Friday, November 14, 2014

Contemporary Fiction: Kafka on the Shore by Haruki Murakami

Since I plan on covering Haruki Murakami's most recent publication, Colorless Tsukuru Tazaki and His Years of Pilgrimage, for next week, I figured I would finally read another one of the Japanese author's works that has been sitting on my book shelf for a few years, Kafka on the Shore. Having only read two other books by Murakami, I am still not quite sure what I should expect from them, though I was sure I would recognize a few familiar themes and hopefully not feel completely lost.

The Situation: Kafka (not his real first name) Tamura has just turned 15 years old and has decided to run away from home. He hopes to escape the Oedipal curse his father put on him, while also looking for the mother that abandoned him and his father, taking his sister with her. He doesn't have a real plan, but ends up in a private library in Takamatsu. After befriending Oshima, a young man who works at the library, and his boss Ms. Saeki, a beautiful and classy older woman with troubles of her own, Kafka ends up living in the guest room of the quiet library, while also working as Oshima's assistant. Meanwhile, an old man named Mr. Nakata has found part-time work finding lost cats for their owners. Due to a strange accident when he was only a boy, Nakata can't read or write, but gets a check every month from the government for his disability. And what makes him so good at finding lost cats is his ability to talk to them. But while on his latest search, he ends up coming into contact with a strange man, somehow linking his own fate with Kafka's.

The Problem: Kafka is already worried that someone will figure out that he is a 15 year-old runaway and will attempt to send him back home. So when he finds out his father has been murdered, he knows authorities will begin looking for him in earnest, even if he isn't a suspect. Meanwhile, the story takes a turn for Nakata as well as he must now travel somewhere, but he doesn't know exactly where, and do something, but he doesn't know exactly what. All he can say is that he'll know the place and what he needs to do when he gets there. Much like Kafka, he feels that fate is moving him along, as if he has no free will and is simply destined to do whatever will happen next, even if that means possibly hurting someone.

Genre, Themes, History: This is a fiction novel set in modern-day Japan. Like other Murakami novels I have read, there are familiar themes such as strange dreams, cooking, pseudo time travel, weird sex, curious animals, and even a male protagonist on a journey to find something, although he isn't exactly sure what that might be. Neither of the protagonists are. Kafka isn't exactly sure what to search for when looking for someone to be either his mother or his sister. And Nakata will only know what he is looking for once he finds it. The story switched back and forth between the two as the odd chapters are Kafka's story, and the even chapters are Nakata's story. The two different stories do turn out to be linked, but the two characters never actually meet. Also, the Oedipus complex comes into play in Kafka's story as he badly wants to avoid fulfilling the curse his father placed on him before he ran away from home. There is some historical fiction included as well, as some of the early even chapters tell of the accident during World War II that caused Nakata to behave the way he does now. He only speaks of himself in the third person, can't read or write, and somehow has the ability to talk to cats as well as humans. The actual accident remains a mystery. People only know that Nakata was once an incredibly bright little boy, and then, after the accident, it was like his mind had been wiped clean.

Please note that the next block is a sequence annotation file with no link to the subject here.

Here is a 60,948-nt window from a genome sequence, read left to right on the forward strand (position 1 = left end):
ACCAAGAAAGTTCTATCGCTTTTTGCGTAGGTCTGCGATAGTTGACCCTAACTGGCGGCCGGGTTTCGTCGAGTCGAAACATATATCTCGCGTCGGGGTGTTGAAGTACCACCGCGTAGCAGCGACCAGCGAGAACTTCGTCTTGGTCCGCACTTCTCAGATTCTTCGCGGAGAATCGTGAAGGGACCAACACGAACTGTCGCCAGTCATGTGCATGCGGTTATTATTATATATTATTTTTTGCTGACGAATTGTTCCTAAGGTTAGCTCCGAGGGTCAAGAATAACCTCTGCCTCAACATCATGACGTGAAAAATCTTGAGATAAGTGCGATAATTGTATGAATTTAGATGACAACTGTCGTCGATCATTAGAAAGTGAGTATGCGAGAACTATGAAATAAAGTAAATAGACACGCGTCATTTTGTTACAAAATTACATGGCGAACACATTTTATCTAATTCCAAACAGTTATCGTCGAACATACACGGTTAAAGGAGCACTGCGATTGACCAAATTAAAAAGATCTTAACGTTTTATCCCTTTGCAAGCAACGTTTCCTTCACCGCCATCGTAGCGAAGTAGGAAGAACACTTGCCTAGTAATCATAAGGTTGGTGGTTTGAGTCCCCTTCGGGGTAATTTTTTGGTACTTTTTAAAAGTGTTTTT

My Verdict: In general, books by Murakami make me tired, and this one was no exception. Also, at the end, I was once again left with more questions than answers. Sure, things get resolved, but not nearly enough, at least not for me. The story itself is actually really good. Two men, at different stages in life, set off on seemingly completely different journeys, but those two journeys end up linked and even intersect for a little bit. One thing about Murakami: as exhausting as he may be, he is never predictable. Even if you guess that everything will work itself out, there is no way anyone could possibly guess exactly how that will come about. With Murakami, the possibilities are endless, and he may or may not give a full explanation about how exactly stuff happens. If you're a fan of Murakami, then I am sure you'll enjoy this book as well. If you don't get too hung up on loose endings or suspension of disbelief, then you'll be able to enjoy this book just fine.

Favorite Moment: When Nakata employs the help of a smart and well-off Siamese cat to get answers from a dumber street cat that is difficult to talk to. 

Favorite Character: There are actually quite a few great characters in this book. It is a rare thing for me to have a  hard time picking only one. But I will go ahead and choose Hoshino, the young truck driver that decides on a whim to abandon his job and help old Mr. Nakata on his journey. 

Recommended Reading: To follow up this book, I would recommend Murakami's The Wind-Up Bird Chronicle. Parts of it will feel kind of familiar, but it has its own bizarre storyline with fascinating characters and events. 

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